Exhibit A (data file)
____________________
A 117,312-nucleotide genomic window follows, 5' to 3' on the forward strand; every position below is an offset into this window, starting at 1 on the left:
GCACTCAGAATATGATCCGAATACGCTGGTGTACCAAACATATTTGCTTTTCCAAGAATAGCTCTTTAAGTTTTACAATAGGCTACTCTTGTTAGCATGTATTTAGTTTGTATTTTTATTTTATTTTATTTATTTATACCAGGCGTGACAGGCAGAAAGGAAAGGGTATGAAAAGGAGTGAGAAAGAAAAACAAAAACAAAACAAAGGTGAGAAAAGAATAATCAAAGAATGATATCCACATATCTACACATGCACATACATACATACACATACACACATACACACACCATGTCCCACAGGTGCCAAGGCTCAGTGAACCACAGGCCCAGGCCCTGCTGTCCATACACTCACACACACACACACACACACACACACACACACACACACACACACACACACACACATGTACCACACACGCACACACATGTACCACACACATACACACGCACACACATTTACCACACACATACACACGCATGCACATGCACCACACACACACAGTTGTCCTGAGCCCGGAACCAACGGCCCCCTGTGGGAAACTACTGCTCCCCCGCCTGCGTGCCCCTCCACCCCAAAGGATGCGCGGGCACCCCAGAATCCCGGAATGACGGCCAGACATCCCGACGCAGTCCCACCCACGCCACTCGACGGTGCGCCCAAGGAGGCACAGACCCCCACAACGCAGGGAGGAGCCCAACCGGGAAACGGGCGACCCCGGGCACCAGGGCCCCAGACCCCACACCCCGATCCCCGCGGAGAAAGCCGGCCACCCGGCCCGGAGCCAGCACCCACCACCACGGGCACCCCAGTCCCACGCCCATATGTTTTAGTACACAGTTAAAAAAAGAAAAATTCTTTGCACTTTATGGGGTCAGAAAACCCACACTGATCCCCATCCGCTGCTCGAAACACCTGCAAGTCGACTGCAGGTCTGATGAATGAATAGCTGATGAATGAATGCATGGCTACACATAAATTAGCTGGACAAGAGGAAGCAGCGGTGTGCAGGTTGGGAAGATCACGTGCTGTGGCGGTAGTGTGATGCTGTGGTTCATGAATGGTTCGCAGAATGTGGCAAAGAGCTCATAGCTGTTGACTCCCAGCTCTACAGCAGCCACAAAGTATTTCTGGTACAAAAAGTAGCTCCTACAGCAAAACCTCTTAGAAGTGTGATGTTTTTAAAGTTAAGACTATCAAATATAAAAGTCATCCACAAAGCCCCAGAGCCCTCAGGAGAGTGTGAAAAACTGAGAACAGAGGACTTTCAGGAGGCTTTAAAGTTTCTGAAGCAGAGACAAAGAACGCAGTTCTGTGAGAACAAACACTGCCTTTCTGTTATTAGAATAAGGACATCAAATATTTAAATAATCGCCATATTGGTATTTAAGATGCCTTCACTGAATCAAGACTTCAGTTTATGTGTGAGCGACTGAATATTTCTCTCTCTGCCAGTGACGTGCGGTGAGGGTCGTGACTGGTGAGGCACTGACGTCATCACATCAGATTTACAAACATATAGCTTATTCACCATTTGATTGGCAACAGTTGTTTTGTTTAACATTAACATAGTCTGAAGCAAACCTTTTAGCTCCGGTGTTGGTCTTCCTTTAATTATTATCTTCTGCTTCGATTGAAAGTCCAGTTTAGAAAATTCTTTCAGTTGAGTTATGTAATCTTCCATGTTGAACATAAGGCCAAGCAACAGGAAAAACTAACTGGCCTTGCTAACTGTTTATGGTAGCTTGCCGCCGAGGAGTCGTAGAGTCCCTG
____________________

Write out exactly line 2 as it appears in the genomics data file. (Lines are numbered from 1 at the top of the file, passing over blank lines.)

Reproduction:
GCACTCAGAATATGATCCGAATACGCTGGTGTACCAAACATATTTGCTTTTCCAAGAATAGCTCTTTAAGTTTTACAATAGGCTACTCTTGTTAGCATGTATTTAGTTTGTATTTTTATTTTATTTTATTTATTTATACCAGGCGTGACAGGCAGAAAGGAAAGGGTATGAAAAGGAGTGAGAAAGAAAAACAAAAACAAAACAAAGGTGAGAAAAGAATAATCAAAGAATGATATCCACATATCTACACATGCACATACATACATACACATACACACATACACACACCATGTCCCACAGGTGCCAAGGCTCAGTGAACCACAGGCCCAGGCCCTGCTGTCCATACACTCACACACACACACACACACACACACACACACACACACACACACACACACACACACATGTACCACACACGCACACACATGTACCACACACATACACACGCACACACATTTACCACACACATACACACGCATGCACATGCACCACACACACACAGTTGTCCTGAGCCCGGAACCAACGGCCCCCTGTGGGAAACTACTGCTCCCCCGCCTGCGTGCCCCTCCACCCCAAAGGATGCGCGGGCACCCCAGAATCCCGGAATGACGGCCAGACATCCCGACGCAGTCCCACCCACGCCACTCGACGGTGCGCCCAAGGAGGCACAGACCCCCACAACGCAGGGAGGAGCCCAACCGGGAAACGGGCGACCCCGGGCACCAGGGCCCCAGACCCCACACCCCGATCCCCGCGGAGAAAGCCGGCCACCCGGCCCGGAGCCAGCACCCACCACCACGGGCACCCCAGTCCCACGCCCATATGTTTTAGTACACAGTTAAAAAAAGAAAAATTCTTTGCACTTTATGGGGTCAGAAAACCCACACTGATCCCCATCCGCTGCTCGAAACACCTGCAAGTCGACTGCAGGTCTGATGAATGAATAGCTGATGAATGAATGCATGGCTACACATAAATTAGCTGGACAAGAGGAAGCAGCGGTGTGCAGGTTGGGAAGATCACGTGCTGTGGCGGTAGTGTGATGCTGTGGTTCATGAATGGTTCGCAGAATGTGGCAAAGAGCTCATAGCTGTTGACTCCCAGCTCTACAGCAGCCACAAAGTATTTCTGGTACAAAAAGTAGCTCCTACAGCAAAACCTCTTAGAAGTGTGATGTTTTTAAAGTTAAGACTATCAAATATAAAAGTCATCCACAAAGCCCCAGAGCCCTCAGGAGAGTGTGAAAAACTGAGAACAGAGGACTTTCAGGAGGCTTTAAAGTTTCTGAAGCAGAGACAAAGAACGCAGTTCTGTGAGAACAAACACTGCCTTTCTGTTATTAGAATAAGGACATCAAATATTTAAATAATCGCCATATTGGTATTTAAGATGCCTTCACTGAATCAAGACTTCAGTTTATGTGTGAGCGACTGAATATTTCTCTCTCTGCCAGTGACGTGCGGTGAGGGTCGTGACTGGTGAGGCACTGACGTCATCACATCAGATTTACAAACATATAGCTTATTCACCATTTGATTGGCAACAGTTGTTTTGTTTAACATTAACATAGTCTGAAGCAAACCTTTTAGCTCCGGTGTTGGTCTTCCTTTAATTATTATCTTCTGCTTCGATTGAAAGTCCAGTTTAGAAAATTCTTTCAGTTGAGTTATGTAATCTTCCATGTTGAACATAAGGCCAAGCAACAGGAAAAACTAACTGGCCTTGCTAACTGTTTATGGTAGCTTGCCGCCGAGGAGTCGTAGAGTCCCTG